In recent years, as an elected official, I struggle to balance the community’s ‘right to know’ (or simple curiosity) against the privacy of individuals or adhering to good faith and fair negotiations with groups or corporations. I have been criticized from both ends of the spectrum. A blogger once told me that I have no right to know why he wanted the public information — he was clearly fishing for something interesting to write. Others have argued that there is no real public ‘right to know,’ and that all dealings of government should be secret, and any dissemination of information to anyone is considered a “leak.”
We pride ourselves in Alameda on the “small town” feel and believe our right to know is paramount. We want to know who is moving into the house next door, how much they paid for their home, what are their remodeling plans, what new business (Target or Orchard Supply) is going into the Alameda Towne Centre, how much money is it going to cost to bring Lawrence Berkeley National Laboratory to Alameda Point, or why we didn’t get contacted when there was a Dodge commercial on the Bay Farm Island Bridge. Sometimes we jump to conclusions with partial facts in order to promote a political agenda. That is where a review of the public records is a good means to determine another party’s credibility and veracity.
In a democracy where the electorate has the ultimate authority to determine their elected leaders, it can be argued that most of the government should be transparent and open to the public or public view. This enables the community to stay abreast of the issues and keep a watchful eye on any government abuses.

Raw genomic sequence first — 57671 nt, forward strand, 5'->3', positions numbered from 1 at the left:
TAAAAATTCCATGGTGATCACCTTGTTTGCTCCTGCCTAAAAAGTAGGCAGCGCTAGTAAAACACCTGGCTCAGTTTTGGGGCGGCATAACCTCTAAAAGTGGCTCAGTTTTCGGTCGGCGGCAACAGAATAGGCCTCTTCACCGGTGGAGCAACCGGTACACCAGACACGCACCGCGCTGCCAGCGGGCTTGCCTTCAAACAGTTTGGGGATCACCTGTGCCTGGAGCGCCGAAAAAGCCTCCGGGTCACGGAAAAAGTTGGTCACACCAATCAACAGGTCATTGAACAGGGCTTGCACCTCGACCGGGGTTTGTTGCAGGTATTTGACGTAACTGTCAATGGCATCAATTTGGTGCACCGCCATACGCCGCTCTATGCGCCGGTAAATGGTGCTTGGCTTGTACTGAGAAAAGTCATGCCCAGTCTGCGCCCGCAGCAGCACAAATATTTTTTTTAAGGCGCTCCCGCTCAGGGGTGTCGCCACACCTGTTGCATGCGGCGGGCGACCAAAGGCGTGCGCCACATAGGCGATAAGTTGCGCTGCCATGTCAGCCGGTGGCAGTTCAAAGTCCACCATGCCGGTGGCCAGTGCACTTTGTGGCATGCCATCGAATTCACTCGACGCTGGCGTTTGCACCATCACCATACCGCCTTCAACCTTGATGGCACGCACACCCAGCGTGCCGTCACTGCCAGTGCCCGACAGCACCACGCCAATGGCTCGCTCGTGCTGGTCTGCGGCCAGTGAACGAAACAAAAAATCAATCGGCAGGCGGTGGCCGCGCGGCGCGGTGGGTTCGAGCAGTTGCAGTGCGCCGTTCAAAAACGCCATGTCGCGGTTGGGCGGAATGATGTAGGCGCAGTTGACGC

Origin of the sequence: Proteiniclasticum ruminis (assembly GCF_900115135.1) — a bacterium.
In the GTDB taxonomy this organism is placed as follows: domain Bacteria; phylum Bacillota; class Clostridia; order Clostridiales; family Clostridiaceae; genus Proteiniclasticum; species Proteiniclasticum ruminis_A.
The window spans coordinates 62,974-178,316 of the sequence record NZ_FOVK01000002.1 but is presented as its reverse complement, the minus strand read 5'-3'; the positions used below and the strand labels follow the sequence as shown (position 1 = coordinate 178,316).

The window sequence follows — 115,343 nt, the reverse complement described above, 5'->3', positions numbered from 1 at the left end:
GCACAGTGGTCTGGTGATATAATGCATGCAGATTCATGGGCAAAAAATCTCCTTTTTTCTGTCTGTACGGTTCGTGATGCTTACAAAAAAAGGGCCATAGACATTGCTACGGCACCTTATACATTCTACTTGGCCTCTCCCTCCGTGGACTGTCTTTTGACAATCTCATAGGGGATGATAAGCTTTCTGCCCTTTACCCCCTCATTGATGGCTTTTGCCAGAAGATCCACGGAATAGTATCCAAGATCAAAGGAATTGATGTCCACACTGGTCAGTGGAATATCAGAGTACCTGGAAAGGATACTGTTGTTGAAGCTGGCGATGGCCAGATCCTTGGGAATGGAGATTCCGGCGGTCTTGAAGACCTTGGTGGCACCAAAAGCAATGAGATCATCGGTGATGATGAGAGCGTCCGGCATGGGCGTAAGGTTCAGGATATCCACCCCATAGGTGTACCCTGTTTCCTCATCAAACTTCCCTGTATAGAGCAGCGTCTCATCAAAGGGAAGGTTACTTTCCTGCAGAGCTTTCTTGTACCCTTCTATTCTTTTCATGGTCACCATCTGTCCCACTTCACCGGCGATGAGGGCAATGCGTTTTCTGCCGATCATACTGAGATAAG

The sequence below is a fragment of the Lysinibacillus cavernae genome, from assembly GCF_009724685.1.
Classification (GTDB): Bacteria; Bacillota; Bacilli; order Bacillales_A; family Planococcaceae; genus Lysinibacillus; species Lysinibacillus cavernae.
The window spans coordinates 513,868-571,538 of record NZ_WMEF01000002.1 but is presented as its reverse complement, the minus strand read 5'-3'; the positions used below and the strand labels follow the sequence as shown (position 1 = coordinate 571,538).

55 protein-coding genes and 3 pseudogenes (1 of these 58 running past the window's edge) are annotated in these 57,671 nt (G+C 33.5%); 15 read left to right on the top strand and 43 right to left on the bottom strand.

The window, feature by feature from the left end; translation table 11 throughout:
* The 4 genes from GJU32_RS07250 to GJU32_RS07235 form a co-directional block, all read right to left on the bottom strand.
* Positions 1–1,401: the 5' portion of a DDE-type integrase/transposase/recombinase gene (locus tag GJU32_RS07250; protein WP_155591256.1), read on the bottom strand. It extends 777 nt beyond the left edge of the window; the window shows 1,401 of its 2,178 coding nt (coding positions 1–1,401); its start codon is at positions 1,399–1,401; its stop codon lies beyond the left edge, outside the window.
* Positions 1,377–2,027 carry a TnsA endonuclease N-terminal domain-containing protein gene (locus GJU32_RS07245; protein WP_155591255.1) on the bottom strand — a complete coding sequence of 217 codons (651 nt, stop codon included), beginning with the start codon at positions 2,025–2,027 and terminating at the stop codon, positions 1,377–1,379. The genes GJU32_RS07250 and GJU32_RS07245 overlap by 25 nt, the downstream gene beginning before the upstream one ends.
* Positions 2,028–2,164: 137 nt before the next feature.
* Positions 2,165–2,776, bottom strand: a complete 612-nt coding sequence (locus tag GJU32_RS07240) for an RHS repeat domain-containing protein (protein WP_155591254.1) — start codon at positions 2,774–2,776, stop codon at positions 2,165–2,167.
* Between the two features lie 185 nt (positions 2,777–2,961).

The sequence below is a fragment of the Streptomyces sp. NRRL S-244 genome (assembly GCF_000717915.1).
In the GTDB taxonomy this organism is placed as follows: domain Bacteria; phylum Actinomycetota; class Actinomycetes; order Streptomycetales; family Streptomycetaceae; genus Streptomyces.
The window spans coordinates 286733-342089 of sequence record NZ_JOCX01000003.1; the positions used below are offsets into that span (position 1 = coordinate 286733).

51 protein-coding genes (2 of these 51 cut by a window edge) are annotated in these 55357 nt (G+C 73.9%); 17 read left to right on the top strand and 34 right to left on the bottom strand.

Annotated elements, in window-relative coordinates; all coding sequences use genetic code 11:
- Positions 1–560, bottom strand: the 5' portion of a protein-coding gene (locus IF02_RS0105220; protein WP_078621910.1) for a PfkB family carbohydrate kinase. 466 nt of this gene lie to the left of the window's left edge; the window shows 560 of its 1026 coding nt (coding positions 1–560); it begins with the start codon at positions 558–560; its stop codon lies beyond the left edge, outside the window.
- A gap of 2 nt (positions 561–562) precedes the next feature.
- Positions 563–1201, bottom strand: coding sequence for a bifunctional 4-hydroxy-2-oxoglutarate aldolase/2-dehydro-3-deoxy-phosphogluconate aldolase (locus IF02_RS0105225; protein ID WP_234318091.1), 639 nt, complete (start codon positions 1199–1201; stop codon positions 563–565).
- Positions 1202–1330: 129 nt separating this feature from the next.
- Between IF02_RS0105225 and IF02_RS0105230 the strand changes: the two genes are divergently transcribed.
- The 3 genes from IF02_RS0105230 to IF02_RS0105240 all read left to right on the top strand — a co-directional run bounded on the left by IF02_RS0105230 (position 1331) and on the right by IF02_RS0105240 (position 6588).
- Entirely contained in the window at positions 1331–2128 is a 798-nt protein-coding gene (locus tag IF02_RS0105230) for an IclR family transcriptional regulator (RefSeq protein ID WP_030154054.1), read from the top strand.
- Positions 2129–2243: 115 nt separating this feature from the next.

Some in the community have turned that idea into their right to know and get information in order to get popular opinion on their side of an issue. Others used this right to know as a justification for sneaking into homes or workplaces or to just badger a person until they get a story that gives them the ‘scoop.’
Clearly, the public has a right to know about anything that endangers their health and safety: when an oil spill occurs on Crown Beach that could endanger their health; when there is a fire at the former Naval Air Station that could affect nearby residents; whether an alarm is real when sounded after a power outage and other such times that the public safety requires a dissemination of information to save lives.
However, citizens also have a right to privacy and to protect themselves from unscrupulous or non-reputable persons that use the power of the internet to smear a person or organization.
We believe the federal government was too invasive when they required the Alameda Unified School District to give military recruiters full access to student records, including their personal information, because the District receives federal funds from the No Child Left Behind Act. Does the public have a right to know about the police interrogation of witnesses in the 2007 murder of Ichinkhorloo “Iko” Bayarsaikhan; or the medical condition of a council member because he was absent from a meeting; or the details of a former mayor’s emotional state before he committed suicide; or that Jean Sweeney filed a complaint on the Mayor’s home renovations; or that the firefighters filed a grievance with then Fire Chief David Kapler and then brought it to the next step, which was with Interim City Manager Ann Marie Gallant, for terminating the fire boat and water rescue training program?
To know, or not to know? The question still remains, and the answer seems to rest with who is asking the question and their use of the information.
Lena Tam is currently serving her second term on the Alameda City Council.